Game Development Reference
In-Depth Information
I have implemented this approach inside the commercial modeling package,
Maya. It has several advantages over other techniques I am aware of. The cost of
recomputing the spline curve is very minimal and only done once per frame (the
curve can be sampled at a constant density so that u ( t ) can be computed as the
weighted blend of neighboring points).
The matrix-blending equation in smooth skinning is replaced with the cre-
ation of a single transformation matrix centered at u ( t ) for each vertex. This is
generally faster and involves computing the position on the curve at u ( t ), its first
derivative u ( t ), and a cross-product.
The results under twisting deformations are impressive. The mesh vertices
remain at a fixed distance from the bones and will never form a candy wrapper.
Adjusting the positions of the control points of the curve (sliding them along
the length of the bones) can be done to create longer or tighter bending between
joints. Additionally, there is nothing preventing you from treating the curve as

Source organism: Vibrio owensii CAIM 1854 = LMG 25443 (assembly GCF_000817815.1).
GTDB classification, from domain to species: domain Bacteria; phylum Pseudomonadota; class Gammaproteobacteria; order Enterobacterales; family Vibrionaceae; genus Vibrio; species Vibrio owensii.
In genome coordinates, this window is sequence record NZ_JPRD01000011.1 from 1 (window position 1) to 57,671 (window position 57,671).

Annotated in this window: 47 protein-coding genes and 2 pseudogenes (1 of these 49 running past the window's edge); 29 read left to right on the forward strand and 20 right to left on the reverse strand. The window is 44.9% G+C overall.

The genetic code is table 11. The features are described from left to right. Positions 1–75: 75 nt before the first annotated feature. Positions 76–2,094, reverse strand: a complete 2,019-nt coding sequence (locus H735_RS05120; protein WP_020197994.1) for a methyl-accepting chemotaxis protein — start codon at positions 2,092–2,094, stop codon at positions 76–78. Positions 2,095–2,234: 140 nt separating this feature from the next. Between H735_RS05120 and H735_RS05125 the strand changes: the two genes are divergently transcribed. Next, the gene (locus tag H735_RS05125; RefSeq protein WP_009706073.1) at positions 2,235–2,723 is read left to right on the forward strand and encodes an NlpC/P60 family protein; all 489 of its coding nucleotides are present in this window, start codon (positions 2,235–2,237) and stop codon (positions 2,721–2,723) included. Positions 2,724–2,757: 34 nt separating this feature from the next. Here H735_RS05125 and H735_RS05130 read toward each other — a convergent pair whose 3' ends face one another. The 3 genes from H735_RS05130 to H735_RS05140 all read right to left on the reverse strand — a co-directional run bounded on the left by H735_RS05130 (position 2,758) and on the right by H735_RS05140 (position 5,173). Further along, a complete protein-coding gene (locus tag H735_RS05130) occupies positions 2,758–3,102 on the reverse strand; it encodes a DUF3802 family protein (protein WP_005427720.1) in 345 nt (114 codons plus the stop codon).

just another joint so that contributions from the curve may be blended with other
joints in the smooth skinning algorithm.
Beyond skinning.... I think spline-skinning is an exciting and remarkably sim-
ple way of resolving the problems inherent in the smooth skinning algorithm. It
is likely that some variant of the smooth skinning process will be in use long into
the future. It is worth investing the time and resources to augment or extend the
algorithm so that it works the way artists expect it to, that is, without collapsing
into a rubber hose.
That said, this deformation method alone will never be sufficient in capturing
all of the subtleties of a creature's skin. Fortunately, we can use it as a base
upon further deformations may be added to account for things like skin stretching,
wrinkles, and collisions with underlying bones or muscles.
13.4 Anatomical Collisions
One of the greatest problems in designing creature deformations is that of main-
taining volume. We don't need to measure the exact volume and literally maintain
this over time; that would be overkill. Instead, it is sufficient to create the impres-
sion that there is flesh, muscle, and bone underneath a creature's skin.
A limb that bends like a rubber hose is very alarming to human eyes. A
limb that shows compression and bulging will immediately give the impression of
underlying mass. There are existing techniques that create an inner scaffolding of
springs that resist compression to maintain volume. Interested readers should see
[ZHO] for an excellent introduction to these interior lattice methods. The method